Roget's 21st Century Thesaurus, Third Edition Copyright © 2013 by the Philip Lief Group.

EXAMPLES FROM THE WEB FOR WAIF

I am such a waif and stray everywhere, that I am liable to be drifted where any current may set.'

Sitting in the sheets, I turned over in my mind all that this waif had said.

When he took refuge in the Vatican he must have been clinging to some waif and stray of hope.

Edwin said she should be called Waif, and Waif she was ever after called in that house.

Mrs. Barry bit her lip and did not love the waif the more that she had been able to defend her.

My waif was curled up in my kimono, feeding my fan-tailed goldfish.

I have become a rover and a waif, and I feel as lighthearted as a boy.

My husband told me all about your help and your kindness to our Waif.

Waif, who was slowly recovering, grew pathetically fond of his rescuer.

Meanwhile we has a good chance to inspect this waif that's been sort of wished on us.

WORD ORIGIN

late 14c., "unclaimed property, flotsam, stray animal," from Anglo-Norm. waif, gwaif (early 13c.) "ownerless property," probably from a Scandinavian source akin to Old Norse veif "waving thing, flag," from Proto-Germanic *waif-, from PIE *weip- "to turn, vacillate, tremble ecstatically" (see vibrate). Cf. Medieval Latin waivium "thing thrown away by a thief in flight." A Scottish/northern English parallel form was wavenger (late 15c.).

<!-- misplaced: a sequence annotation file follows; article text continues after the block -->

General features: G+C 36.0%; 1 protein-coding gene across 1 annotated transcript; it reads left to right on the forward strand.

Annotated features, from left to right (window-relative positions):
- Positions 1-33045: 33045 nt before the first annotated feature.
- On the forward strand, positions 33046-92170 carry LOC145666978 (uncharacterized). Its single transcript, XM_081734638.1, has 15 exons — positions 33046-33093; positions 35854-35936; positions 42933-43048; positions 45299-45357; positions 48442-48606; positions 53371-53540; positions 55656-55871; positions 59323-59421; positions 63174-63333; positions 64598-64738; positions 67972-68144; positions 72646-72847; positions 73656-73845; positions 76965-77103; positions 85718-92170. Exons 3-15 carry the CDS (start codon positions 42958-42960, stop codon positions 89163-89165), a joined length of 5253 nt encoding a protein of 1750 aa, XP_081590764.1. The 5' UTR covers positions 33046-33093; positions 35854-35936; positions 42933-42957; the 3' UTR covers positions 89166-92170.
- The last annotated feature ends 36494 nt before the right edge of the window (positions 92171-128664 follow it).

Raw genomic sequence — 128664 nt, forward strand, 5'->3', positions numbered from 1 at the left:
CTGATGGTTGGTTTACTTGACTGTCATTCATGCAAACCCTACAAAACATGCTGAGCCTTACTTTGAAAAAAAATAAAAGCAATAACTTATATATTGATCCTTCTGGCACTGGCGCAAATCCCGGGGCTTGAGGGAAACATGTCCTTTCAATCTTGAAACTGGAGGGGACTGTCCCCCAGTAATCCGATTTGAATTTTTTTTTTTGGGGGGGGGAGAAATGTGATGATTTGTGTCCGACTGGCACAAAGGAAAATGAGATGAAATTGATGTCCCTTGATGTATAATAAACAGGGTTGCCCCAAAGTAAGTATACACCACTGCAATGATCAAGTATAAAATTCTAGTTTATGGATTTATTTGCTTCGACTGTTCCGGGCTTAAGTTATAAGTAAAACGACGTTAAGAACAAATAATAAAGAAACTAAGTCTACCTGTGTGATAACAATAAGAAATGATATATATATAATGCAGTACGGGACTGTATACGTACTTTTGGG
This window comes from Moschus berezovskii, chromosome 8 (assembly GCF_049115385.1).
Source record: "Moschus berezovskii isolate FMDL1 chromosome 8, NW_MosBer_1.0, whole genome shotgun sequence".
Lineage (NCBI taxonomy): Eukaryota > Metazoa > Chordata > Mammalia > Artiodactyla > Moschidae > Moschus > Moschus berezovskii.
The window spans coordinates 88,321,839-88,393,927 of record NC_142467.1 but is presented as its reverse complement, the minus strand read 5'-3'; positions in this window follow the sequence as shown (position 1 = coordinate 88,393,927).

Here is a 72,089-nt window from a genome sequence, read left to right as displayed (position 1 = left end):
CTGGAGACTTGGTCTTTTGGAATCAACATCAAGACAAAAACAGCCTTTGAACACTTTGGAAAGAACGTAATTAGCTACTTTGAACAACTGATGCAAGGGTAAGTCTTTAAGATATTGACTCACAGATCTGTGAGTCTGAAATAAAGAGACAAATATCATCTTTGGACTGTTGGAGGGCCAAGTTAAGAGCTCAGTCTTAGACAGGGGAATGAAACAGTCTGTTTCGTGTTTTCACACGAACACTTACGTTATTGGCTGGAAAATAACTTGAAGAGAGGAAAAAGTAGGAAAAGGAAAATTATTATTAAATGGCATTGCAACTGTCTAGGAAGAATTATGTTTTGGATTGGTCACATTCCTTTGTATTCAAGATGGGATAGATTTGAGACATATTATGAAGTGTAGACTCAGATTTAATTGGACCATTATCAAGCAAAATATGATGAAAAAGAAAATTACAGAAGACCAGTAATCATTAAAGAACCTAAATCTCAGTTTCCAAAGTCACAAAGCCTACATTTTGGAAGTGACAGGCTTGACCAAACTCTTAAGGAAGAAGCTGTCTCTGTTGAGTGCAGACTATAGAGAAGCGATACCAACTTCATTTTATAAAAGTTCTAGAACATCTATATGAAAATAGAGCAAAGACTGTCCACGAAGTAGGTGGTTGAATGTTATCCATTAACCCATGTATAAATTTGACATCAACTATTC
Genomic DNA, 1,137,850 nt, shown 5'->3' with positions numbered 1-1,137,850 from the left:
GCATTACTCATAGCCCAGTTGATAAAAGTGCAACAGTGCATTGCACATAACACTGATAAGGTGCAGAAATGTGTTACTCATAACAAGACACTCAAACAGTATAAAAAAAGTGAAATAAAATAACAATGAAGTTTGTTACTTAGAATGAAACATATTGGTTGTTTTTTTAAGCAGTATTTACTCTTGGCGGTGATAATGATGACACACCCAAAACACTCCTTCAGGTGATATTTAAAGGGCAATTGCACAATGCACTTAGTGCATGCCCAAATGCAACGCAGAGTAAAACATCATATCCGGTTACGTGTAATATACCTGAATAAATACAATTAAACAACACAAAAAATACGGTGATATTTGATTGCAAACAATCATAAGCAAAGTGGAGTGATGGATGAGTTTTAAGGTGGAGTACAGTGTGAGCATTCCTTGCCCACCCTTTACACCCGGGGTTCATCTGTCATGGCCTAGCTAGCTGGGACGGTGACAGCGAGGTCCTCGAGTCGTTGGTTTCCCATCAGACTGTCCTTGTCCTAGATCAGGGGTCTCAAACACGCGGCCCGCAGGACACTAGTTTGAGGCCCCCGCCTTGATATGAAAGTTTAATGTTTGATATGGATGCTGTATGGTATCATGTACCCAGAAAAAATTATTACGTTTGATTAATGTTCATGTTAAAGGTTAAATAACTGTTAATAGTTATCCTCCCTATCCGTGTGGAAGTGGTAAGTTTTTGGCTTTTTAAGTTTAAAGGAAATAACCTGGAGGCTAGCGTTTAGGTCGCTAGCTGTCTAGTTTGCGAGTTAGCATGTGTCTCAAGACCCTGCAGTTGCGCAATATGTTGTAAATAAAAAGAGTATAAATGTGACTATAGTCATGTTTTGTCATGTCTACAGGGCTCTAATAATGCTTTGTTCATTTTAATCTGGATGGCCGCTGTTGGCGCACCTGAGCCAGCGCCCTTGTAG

Meaning "person (especially a child) without home or friends" first attested 1784, from legal phrase waif and stray (1620s). Neglected children being uncommonly thin, the word tended toward this sense. Connotations of "fashionable, small, slender woman" began 1991 with application to childishly slim supermodels, e.g. Kate Moss.

MORE RELATED WORDS FOR WAIF

castaway

nounshipwrecked person

orphan

nounchild without parents
Roget's 21st Century Thesaurus, Third Edition Copyright © 2013 by the Philip Lief Group.